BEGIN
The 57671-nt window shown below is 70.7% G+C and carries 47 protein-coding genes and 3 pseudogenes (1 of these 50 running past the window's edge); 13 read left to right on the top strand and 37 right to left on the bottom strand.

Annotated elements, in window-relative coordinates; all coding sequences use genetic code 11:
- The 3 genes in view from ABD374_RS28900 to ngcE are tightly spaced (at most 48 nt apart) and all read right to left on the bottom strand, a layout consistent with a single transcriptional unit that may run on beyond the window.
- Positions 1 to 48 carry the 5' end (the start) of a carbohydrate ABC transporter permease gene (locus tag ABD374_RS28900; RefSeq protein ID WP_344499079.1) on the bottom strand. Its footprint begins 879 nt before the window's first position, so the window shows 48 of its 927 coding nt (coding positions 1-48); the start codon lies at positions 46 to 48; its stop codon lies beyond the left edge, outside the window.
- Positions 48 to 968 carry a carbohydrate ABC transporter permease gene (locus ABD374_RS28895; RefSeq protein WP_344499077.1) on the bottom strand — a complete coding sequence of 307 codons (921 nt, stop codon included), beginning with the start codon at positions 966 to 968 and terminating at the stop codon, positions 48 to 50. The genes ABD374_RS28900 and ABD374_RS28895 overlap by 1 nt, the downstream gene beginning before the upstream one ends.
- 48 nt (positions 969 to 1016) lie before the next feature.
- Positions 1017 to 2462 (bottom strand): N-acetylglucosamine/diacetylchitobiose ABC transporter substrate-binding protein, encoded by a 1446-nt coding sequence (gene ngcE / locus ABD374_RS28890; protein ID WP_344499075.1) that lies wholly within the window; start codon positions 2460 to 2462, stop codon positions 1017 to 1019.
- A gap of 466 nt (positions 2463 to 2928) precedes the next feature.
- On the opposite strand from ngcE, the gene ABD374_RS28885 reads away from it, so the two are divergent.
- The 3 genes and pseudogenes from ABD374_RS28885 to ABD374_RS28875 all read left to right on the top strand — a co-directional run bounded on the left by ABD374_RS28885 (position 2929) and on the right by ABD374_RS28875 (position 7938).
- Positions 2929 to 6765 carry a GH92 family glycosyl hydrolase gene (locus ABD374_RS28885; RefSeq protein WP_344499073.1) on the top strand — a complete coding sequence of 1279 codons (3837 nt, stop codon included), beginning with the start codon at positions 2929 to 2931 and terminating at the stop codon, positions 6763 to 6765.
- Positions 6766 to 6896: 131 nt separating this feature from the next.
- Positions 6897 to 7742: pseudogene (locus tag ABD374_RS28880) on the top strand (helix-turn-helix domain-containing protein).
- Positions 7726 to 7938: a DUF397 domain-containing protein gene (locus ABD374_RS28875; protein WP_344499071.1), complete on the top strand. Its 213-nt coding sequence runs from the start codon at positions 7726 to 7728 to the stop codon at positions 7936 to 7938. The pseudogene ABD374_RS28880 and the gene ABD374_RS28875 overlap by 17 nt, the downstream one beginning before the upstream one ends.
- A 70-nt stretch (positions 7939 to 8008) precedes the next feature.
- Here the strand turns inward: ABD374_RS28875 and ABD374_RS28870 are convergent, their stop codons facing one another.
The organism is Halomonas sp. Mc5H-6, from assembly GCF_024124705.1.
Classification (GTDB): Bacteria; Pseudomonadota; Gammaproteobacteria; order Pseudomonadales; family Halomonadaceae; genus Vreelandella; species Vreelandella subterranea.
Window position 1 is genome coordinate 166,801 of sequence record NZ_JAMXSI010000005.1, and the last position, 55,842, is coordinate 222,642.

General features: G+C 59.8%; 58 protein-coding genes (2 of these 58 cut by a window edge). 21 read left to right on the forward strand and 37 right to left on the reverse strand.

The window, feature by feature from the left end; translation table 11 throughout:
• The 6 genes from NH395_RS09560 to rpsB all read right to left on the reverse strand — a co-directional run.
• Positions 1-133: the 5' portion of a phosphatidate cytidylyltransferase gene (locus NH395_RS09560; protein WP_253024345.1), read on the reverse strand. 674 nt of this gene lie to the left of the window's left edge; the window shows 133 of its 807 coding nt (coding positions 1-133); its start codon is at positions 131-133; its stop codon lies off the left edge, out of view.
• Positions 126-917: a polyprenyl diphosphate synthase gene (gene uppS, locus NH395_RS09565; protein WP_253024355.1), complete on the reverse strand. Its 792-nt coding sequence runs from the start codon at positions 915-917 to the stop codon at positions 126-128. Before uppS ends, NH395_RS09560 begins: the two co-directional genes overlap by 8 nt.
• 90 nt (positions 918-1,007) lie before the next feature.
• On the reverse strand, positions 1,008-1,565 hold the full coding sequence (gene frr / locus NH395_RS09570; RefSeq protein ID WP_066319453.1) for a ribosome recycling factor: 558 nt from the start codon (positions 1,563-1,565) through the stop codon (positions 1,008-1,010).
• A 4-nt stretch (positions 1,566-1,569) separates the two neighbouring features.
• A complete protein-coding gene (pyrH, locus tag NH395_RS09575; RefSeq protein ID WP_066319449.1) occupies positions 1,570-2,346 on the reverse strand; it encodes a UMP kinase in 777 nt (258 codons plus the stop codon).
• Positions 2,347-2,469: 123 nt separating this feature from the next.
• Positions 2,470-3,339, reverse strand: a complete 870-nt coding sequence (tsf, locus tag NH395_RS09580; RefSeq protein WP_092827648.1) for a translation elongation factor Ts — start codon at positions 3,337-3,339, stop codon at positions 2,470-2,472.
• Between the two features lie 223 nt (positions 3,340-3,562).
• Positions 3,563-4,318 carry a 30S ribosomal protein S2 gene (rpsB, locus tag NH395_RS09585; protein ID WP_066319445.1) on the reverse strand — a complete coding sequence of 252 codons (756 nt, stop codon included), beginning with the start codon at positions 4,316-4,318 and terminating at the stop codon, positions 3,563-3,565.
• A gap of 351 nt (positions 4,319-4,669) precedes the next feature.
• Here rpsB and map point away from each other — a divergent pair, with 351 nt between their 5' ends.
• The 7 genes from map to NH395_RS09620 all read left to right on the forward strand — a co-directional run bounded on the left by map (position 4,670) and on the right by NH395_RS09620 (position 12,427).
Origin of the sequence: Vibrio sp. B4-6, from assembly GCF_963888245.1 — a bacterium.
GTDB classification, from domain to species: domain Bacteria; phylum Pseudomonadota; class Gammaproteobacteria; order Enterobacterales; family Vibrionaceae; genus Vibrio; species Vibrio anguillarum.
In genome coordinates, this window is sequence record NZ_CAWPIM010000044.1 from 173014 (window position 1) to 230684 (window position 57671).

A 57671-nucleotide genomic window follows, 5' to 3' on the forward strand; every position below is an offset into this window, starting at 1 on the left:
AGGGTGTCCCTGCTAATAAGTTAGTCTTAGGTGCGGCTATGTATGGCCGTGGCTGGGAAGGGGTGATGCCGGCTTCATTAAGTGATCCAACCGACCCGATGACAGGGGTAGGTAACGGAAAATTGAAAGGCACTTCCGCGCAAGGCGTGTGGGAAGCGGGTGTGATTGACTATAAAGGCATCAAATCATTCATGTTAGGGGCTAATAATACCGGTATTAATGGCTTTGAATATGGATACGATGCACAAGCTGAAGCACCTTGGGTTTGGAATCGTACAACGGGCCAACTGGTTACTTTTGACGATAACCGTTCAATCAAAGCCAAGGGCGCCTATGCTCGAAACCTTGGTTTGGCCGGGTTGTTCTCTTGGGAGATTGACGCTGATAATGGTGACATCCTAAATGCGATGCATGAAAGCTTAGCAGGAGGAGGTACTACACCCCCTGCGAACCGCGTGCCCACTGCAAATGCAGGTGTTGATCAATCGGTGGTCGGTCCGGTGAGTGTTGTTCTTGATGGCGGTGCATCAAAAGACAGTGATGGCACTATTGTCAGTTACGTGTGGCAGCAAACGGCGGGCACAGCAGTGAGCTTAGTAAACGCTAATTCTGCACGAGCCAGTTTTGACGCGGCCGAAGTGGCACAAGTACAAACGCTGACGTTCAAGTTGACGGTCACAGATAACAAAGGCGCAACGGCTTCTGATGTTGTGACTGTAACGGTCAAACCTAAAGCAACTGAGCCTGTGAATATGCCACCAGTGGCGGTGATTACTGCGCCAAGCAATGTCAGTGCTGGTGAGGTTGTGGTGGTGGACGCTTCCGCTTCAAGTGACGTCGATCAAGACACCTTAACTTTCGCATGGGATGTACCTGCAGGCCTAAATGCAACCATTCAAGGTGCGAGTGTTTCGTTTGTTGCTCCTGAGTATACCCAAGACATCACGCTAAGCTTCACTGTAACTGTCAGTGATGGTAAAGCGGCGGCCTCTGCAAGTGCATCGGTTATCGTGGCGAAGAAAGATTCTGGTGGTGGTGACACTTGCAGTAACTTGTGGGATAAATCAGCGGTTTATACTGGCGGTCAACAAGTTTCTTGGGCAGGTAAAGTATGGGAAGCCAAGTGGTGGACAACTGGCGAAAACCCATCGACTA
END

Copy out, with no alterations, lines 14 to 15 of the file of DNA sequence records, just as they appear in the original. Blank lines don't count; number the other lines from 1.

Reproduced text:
- Positions 7726 to 7938: a DUF397 domain-containing protein gene (locus ABD374_RS28875; protein WP_344499071.1), complete on the top strand. Its 213-nt coding sequence runs from the start codon at positions 7726 to 7728 to the stop codon at positions 7936 to 7938. The pseudogene ABD374_RS28880 and the gene ABD374_RS28875 overlap by 17 nt, the downstream one beginning before the upstream one ends.
- A 70-nt stretch (positions 7939 to 8008) precedes the next feature.